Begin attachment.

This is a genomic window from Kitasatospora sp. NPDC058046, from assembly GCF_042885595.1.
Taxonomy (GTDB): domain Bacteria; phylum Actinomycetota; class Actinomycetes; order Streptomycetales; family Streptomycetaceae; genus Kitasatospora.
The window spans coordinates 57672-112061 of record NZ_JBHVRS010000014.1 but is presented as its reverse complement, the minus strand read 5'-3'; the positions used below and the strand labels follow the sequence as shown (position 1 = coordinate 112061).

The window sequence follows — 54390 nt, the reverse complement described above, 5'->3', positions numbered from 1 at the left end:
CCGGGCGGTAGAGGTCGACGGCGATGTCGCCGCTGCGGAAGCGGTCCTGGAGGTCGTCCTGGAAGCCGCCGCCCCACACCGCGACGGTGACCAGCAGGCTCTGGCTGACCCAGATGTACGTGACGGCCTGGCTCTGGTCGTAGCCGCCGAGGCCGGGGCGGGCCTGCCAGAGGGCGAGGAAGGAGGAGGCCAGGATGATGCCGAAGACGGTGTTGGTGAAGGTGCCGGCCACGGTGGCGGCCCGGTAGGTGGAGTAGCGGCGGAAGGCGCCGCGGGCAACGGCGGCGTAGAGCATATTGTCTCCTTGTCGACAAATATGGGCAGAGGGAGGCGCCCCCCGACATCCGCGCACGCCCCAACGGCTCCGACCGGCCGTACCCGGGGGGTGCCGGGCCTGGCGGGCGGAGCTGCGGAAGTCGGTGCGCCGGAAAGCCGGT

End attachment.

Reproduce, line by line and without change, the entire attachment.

This is a genomic window from Kitasatospora sp. NPDC058046, from assembly GCF_042885595.1.
Taxonomy (GTDB): domain Bacteria; phylum Actinomycetota; class Actinomycetes; order Streptomycetales; family Streptomycetaceae; genus Kitasatospora.
The window spans coordinates 57672-112061 of record NZ_JBHVRS010000014.1 but is presented as its reverse complement, the minus strand read 5'-3'; the positions used below and the strand labels follow the sequence as shown (position 1 = coordinate 112061).

The window sequence follows — 54390 nt, the reverse complement described above, 5'->3', positions numbered from 1 at the left end:
CCGGGCGGTAGAGGTCGACGGCGATGTCGCCGCTGCGGAAGCGGTCCTGGAGGTCGTCCTGGAAGCCGCCGCCCCACACCGCGACGGTGACCAGCAGGCTCTGGCTGACCCAGATGTACGTGACGGCCTGGCTCTGGTCGTAGCCGCCGAGGCCGGGGCGGGCCTGCCAGAGGGCGAGGAAGGAGGAGGCCAGGATGATGCCGAAGACGGTGTTGGTGAAGGTGCCGGCCACGGTGGCGGCCCGGTAGGTGGAGTAGCGGCGGAAGGCGCCGCGGGCAACGGCGGCGTAGAGCATATTGTCTCCTTGTCGACAAATATGGGCAGAGGGAGGCGCCCCCCGACATCCGCGCACGCCCCAACGGCTCCGACCGGCCGTACCCGGGGGGTGCCGGGCCTGGCGGGCGGAGCTGCGGAAGTCGGTGCGCCGGAAAGCCGGT